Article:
Here are the steps to try it out. First, install LLM—which is easiest with Homebrew:

brew install llm

If you have a Python 3 environment you can run pip install llm or pipx install llm instead.

Next, install the new plugin:

llm install llm-mlc

There’s an additional installation step which I’ve not yet been able to automate fully—on an M1/M2 Mac run the following:

llm mlc pip install --pre --force-reinstall \
  mlc-ai-nightly \
  mlc-chat-nightly \

Instructions for other platforms can be found here.

Now run this command to finish the setup (which configures git-lfs ready to download the models):

llm mlc setup

And finally, you can download the Llama 2 model using this command:

llm mlc download-model Llama-2-7b-chat --alias llama2

And run a prompt like this:

llm -m llama2 'five names for a cute pet ferret'

It’s still more steps than I’d like, but it seems to be working for people!

As always, my goal for LLM is to grow a community of enthusiasts who write plugins like this to help support new models as they are released. That’s why I put a lot of effort into building this tutorial about Writing a plugin to support a new model.

Also out now: llm 0.7, which mainly adds a new mechanism for adding custom aliases to existing models:

llm aliases set turbo gpt-3.5-turbo-16k
llm -m turbo 'An epic Greek-style saga about a cheesecake that builds a SQL database from scratch'

openai-to-sqlite and embeddings for related content

A smaller release this week: openai-to-sqlite 0.4, an update to my CLI tool for loading data from various OpenAI APIs into a SQLite database.

My inspiration for this release was a desire to add better related content to my TIL website.

Short version: I did exactly that! Each post on that site now includes a list of related posts that are generated using OpenAI embeddings, which help me plot posts that are semantically similar to each other.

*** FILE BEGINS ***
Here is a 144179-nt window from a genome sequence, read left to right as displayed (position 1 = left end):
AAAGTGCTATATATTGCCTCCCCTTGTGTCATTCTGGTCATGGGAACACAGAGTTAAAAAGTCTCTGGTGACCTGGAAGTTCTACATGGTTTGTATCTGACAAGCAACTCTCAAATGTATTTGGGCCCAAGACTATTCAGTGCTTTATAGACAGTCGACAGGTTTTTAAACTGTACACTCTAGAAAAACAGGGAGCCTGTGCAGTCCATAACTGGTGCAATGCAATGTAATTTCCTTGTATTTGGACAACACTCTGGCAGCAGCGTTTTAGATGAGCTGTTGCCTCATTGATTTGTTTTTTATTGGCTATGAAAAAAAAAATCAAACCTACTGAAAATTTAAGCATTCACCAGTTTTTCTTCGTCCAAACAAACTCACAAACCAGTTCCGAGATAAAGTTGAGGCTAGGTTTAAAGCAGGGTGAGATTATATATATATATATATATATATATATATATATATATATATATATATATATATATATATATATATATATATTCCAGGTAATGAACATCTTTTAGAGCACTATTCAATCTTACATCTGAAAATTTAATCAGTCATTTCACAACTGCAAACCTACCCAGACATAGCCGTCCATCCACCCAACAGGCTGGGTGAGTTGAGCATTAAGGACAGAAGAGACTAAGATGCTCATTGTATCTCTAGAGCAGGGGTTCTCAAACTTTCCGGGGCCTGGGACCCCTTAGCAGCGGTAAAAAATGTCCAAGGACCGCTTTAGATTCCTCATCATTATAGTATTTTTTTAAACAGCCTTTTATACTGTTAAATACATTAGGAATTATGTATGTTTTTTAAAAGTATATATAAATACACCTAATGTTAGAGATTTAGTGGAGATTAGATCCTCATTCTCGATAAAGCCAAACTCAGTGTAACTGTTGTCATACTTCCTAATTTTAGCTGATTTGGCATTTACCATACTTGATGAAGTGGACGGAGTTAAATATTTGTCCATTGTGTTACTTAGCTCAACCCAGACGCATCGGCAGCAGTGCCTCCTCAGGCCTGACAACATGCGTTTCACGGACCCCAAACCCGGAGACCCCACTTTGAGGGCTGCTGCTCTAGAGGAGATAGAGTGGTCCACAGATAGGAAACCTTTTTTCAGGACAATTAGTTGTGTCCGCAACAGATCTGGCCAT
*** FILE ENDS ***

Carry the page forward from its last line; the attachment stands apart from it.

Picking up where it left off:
I wrote up a full TIL about how that all works: Storing and serving related documents with openai-to-sqlite and embeddings—scroll to the bottom of that post to see the new related content in action.

I’m fascinated by embeddings. They’re not difficult to run using locally hosted models either—I hope to add a feature to LLM to help with that soon.

Getting creative with embeddings by Amelia Wattenberger is a great example of some of the more interesting applications they can be put to.


A tiny new plugin for sqlite-utils, inspired by this Hacker News comment and written mainly as an excuse for me to exercise that new plugins framework a little more.

sqlite-utils-jq adds a new jq() function which can be used to execute jq programs as part of a SQL query.

Install it like this:

sqlite-utils install sqlite-utils-jq

Now you can do things like this:

sqlite-utils memory "select jq(:doc, :expr) as result" \
  -p doc '{"foo": "bar"}' \
  -p expr '.foo'

You can also use it in combination with sqlite-utils-litecli to run that new function as part of an interactive shell:

sqlite-utils install sqlite-utils-litecli
sqlite-utils litecli data.db
# ...
Version: 1.9.0
data.db> select jq('{"foo": "bar"}', '.foo')
| jq('{"foo": "bar"}', '.foo') |
| "bar"                        |
1 row in set
Time: 0.031s

Other entries this week

How I make annotated presentations describes the process I now use to create annotated presentations like this one for Catching up on the weird world of LLMs (now up to over 17,000 views on YouTube!) using a new custom annotation tool I put together with the help of GPT-4.

A couple of highlights from my TILs:

Releases this week

TIL this week